What would happen if Creswell City Council elects to maintain the current resting ordinance?

ORS 195.530 (4) reads, “A person experiencing homelessness may bring suit for injunctive or declaratory relief to challenge the objective reasonableness of a city or county law described in subsection (2) of this section. The action must be brought in the circuit court of the county that enacted the law or of the county in which the city that enacted the law is located.” And ORS 195.530 (6) states, “In any suit brought pursuant to subsection (4) of this section, the court, in its discretion, may award reasonable attorney fees to a prevailing plaintiff.” Refusal to comply with ORS 195.530 may result in lawsuits being filed against the City of Creswell for not providing “reasonable” time, place, and manner for an unhoused individual to rest.  

What would happen if the City of Creswell refuses to comply with the new law?

There is no automatic penalty or violation that springs up if the City does not comply with ORS 195.530 on July 1, 2023.  Instead, failing to comply with ORS 195.530 opens the City up for the possibility that someone will sue the City for failing to come into compliance with the law.  In addition, after July 1, 2023, if the City’s resting regulations are not “objectively reasonable” as defined in ORS 195.530, then someone cited into Municipal Court for a violation of the City’s resting regulations would be able to raise an affirmative defense to the citation that the City’s regulations are not objectively reasonable.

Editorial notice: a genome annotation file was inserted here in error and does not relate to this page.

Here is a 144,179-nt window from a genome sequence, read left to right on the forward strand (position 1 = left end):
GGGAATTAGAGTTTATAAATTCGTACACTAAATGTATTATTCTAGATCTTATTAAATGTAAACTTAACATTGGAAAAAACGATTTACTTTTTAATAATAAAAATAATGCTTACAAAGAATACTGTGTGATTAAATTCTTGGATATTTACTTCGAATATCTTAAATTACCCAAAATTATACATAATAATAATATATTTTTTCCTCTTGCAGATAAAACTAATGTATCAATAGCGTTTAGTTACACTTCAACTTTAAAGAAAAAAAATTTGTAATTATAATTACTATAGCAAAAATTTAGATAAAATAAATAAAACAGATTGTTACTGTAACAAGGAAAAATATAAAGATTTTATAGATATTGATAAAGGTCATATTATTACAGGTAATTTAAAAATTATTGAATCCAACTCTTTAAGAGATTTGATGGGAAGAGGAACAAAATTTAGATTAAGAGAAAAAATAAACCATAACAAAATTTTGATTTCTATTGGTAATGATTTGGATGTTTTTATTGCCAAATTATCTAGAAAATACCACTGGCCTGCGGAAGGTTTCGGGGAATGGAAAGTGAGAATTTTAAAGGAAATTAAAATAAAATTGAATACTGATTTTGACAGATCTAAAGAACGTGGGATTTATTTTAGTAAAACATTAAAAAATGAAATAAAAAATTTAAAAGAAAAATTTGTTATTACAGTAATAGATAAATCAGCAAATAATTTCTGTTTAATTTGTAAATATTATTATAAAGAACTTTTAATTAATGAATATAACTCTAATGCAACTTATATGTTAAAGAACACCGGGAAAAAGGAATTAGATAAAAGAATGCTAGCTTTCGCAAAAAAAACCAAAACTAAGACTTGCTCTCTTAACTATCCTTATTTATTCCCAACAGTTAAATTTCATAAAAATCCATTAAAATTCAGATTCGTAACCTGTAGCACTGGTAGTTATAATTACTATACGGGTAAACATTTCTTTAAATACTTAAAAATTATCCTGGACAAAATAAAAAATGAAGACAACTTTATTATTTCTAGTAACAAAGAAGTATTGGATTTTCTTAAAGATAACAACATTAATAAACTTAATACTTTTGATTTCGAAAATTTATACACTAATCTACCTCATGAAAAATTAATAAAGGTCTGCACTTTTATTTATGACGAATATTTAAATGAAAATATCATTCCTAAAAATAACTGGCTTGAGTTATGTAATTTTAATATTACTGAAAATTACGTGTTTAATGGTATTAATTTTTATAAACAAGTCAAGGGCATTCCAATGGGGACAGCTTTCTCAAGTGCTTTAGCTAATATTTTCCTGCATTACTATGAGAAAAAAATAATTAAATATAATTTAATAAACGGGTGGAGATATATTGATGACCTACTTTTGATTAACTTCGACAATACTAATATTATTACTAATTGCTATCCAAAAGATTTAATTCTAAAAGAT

As to what a future lawsuit might look like against the City, it is difficult to predict the full contours of a possible lawsuit against the City related to its regulation of persons experiencing homelessness.  It is also very difficult to predict future litigation costs for claims that have not yet been filed; there are many different variables that go into the costs of litigation. However, there are two primary paths that a lawsuit against the City could take.